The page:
Besides, Bayesian Model selection is widely used for performing model comparison and hypothesis testing, and has been applied to study (most of my examples will come from neuroscience, which is my field of predilection) how populations of neurons encode uncertainty, the volume of synaptic vesicles, the distribution of synapses' sizes, group studies, astronomy and exoplanets. Other fields related to Bayesian Model selection are Bayesian Model Averaging (in which your prediction is the weighted sum of the predictions of your models, weighted by the respective evidences for each model), or Optimal Experiment Design (i.e. how to design your experiment so as to increase the ability to discriminate your competing models).

  1. Variable selection. All these tools have actually different objectives:
  • The goal of model selection is to find which model (among the family of possible models we have at hand) provides the best fit to the data. Models are compared based on their ability to explain and fit the data, while being penalized for their complexity (usually, for their number of free parameters) to avoid overfitting.
  • Regularization only corresponds to the latter objective : its goal is to prune the model, and to penalize the likelihood to prevent overfitting. You can have a look at this answer : Does it make sense to regularize the loss function for binary/multi-class classification?
  • PCA is not really about model selection. It is a more practical process in which you perform a change of basis, and may decide to only consider the elements in the new basis that significantly contribute to the data. I summarized here its main goals : What is the purpose of dimensionality reduction?

So it is not really possible to argue that Bayesian Model selection is "better", since all these techniques have different objectives and usefulness. However, they can be seen as different methods to implement Occam's Razor (i.e. the simpler, the better).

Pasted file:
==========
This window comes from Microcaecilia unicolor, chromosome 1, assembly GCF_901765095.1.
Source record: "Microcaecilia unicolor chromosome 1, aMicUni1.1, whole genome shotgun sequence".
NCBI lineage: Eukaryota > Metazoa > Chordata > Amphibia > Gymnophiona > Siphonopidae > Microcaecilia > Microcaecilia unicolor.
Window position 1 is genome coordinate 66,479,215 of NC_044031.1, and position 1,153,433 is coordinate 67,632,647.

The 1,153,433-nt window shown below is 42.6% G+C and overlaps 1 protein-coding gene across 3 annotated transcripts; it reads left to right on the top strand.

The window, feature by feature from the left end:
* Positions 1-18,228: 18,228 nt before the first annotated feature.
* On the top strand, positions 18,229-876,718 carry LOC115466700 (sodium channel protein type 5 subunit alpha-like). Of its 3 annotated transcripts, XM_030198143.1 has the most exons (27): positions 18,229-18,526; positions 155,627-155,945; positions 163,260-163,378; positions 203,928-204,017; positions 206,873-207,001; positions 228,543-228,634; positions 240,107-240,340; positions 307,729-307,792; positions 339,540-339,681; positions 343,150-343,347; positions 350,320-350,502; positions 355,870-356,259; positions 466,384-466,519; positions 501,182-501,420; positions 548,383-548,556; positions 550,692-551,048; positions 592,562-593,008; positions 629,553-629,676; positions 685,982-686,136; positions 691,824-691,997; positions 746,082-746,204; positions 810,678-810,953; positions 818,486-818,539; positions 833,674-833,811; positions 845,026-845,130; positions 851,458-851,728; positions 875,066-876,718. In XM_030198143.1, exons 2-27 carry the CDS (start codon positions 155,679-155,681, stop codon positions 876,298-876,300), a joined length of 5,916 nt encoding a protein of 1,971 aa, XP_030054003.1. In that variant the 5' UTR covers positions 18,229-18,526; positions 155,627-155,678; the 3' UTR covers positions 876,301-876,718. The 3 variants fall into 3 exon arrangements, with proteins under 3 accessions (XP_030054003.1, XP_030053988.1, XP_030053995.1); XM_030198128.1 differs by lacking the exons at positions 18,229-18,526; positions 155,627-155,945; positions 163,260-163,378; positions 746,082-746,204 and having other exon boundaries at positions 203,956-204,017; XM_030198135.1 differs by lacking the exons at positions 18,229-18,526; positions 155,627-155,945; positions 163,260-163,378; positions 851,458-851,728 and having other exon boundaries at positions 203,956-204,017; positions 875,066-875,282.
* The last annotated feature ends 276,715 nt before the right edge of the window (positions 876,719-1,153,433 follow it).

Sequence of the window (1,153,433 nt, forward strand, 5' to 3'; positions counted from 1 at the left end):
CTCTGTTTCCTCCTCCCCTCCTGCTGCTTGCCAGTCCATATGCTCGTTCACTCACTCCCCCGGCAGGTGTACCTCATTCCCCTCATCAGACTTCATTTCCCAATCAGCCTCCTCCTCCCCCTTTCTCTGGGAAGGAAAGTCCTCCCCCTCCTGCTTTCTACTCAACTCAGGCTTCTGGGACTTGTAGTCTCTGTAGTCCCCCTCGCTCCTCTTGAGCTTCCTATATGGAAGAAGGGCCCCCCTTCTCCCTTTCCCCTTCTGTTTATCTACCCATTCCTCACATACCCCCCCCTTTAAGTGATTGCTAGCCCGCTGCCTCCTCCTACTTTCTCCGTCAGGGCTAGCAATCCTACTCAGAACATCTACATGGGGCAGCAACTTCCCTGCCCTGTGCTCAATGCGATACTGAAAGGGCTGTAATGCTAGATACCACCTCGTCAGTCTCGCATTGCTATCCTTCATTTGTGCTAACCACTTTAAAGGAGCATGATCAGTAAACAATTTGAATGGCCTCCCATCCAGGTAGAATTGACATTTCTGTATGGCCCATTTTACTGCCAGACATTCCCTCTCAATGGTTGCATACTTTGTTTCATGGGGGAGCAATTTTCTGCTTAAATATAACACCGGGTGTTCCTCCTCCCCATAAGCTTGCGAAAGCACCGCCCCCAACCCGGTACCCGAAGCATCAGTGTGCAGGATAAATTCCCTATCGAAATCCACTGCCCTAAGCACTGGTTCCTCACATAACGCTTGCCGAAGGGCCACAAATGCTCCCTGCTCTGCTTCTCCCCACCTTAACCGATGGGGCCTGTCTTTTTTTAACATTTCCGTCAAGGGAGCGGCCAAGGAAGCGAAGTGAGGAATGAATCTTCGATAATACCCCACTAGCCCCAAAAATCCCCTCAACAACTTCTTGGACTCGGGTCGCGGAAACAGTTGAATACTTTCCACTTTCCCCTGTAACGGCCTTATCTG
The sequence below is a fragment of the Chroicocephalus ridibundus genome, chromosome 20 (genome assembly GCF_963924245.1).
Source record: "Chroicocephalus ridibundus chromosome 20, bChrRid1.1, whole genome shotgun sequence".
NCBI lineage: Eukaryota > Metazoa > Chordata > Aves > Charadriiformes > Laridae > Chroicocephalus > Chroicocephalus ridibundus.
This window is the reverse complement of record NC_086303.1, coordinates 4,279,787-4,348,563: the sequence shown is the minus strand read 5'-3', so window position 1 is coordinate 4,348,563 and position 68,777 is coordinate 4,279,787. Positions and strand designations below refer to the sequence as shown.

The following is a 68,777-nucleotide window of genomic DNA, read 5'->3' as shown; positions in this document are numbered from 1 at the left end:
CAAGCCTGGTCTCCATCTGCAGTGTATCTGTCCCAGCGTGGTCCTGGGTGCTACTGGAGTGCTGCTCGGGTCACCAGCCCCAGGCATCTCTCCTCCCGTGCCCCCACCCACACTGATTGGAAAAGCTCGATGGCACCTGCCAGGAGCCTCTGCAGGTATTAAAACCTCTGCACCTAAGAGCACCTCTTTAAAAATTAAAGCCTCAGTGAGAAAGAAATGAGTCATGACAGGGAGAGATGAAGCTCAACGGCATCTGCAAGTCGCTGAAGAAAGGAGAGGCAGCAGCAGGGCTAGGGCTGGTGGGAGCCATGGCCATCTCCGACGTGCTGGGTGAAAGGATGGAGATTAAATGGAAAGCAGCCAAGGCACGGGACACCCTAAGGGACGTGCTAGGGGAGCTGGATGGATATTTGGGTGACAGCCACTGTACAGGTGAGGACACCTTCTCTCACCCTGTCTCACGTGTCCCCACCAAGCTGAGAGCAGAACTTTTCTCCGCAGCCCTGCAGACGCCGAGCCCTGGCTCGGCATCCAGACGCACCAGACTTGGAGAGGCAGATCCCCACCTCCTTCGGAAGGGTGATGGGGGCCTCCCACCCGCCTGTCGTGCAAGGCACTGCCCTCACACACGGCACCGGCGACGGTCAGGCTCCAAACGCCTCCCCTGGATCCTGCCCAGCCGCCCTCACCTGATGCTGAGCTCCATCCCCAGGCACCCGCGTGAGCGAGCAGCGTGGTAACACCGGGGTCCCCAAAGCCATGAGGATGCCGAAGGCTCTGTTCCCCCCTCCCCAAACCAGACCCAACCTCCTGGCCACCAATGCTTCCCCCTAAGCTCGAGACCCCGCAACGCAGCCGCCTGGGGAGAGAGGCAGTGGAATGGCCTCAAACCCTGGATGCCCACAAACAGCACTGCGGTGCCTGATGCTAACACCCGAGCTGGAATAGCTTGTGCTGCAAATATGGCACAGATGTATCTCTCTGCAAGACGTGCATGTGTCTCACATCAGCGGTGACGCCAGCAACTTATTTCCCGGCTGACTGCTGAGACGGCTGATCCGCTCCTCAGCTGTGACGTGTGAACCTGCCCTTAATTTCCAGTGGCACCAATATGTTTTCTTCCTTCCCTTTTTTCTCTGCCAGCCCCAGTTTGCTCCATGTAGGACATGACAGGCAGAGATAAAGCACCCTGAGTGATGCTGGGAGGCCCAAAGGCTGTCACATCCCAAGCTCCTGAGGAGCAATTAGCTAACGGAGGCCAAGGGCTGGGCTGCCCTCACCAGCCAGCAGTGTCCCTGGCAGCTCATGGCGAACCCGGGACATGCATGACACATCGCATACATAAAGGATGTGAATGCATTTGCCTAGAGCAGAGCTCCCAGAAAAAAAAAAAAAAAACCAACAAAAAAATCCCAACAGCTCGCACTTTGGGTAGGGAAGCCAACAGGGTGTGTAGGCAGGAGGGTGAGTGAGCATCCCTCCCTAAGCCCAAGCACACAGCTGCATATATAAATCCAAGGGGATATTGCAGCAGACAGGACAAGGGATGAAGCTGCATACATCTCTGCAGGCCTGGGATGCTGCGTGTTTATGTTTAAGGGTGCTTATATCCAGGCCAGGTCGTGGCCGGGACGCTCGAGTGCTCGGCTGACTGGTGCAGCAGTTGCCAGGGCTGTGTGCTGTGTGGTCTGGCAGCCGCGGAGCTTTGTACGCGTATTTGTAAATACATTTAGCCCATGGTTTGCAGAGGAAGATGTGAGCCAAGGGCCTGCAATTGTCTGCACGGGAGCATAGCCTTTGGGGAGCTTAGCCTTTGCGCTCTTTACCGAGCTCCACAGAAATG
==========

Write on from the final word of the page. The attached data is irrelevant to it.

1. Machine learning. A quick search on Google Scholar shows that Bayesian Model selection has already been applied to machine learning:

However, compared to "classical" (i.e. normative, or biophysical) models, neural networks have some specificities that might explain why the use of the BIC to analyze them is not so widespread:

  1. Causal inference. Providing explanation rather than prediction is not determined by model selection, it is determined by how you define your models.

Models differ in their nature, and can be classified as phenomenological, normative, or biophysical. On the one hand, purely phenomenological models are useful for relating the output of a system to its input, and can provide a computationally efficient way to make prediction. However, as they are solely based on the empirical relation between the input and the output of the system, and not on its inner biological principles, they lack interpretability. On the other hand, normative and biophysical models can be computationally challenging to fit on data, but are more realistic. In a normative approach, the output of a system is computed from an objective function which models its high-level functions and principles. As opposed to this top-down approach, biophysical models aim at precisely describing the low-level biological components of the system. An interesting property of these biophysical models is that their parameters correspond to real physical quantities (reference).

Depending on whether you want to use phenomenological, normative, or physical models, you can always use Bayesian Model selection to discriminate them.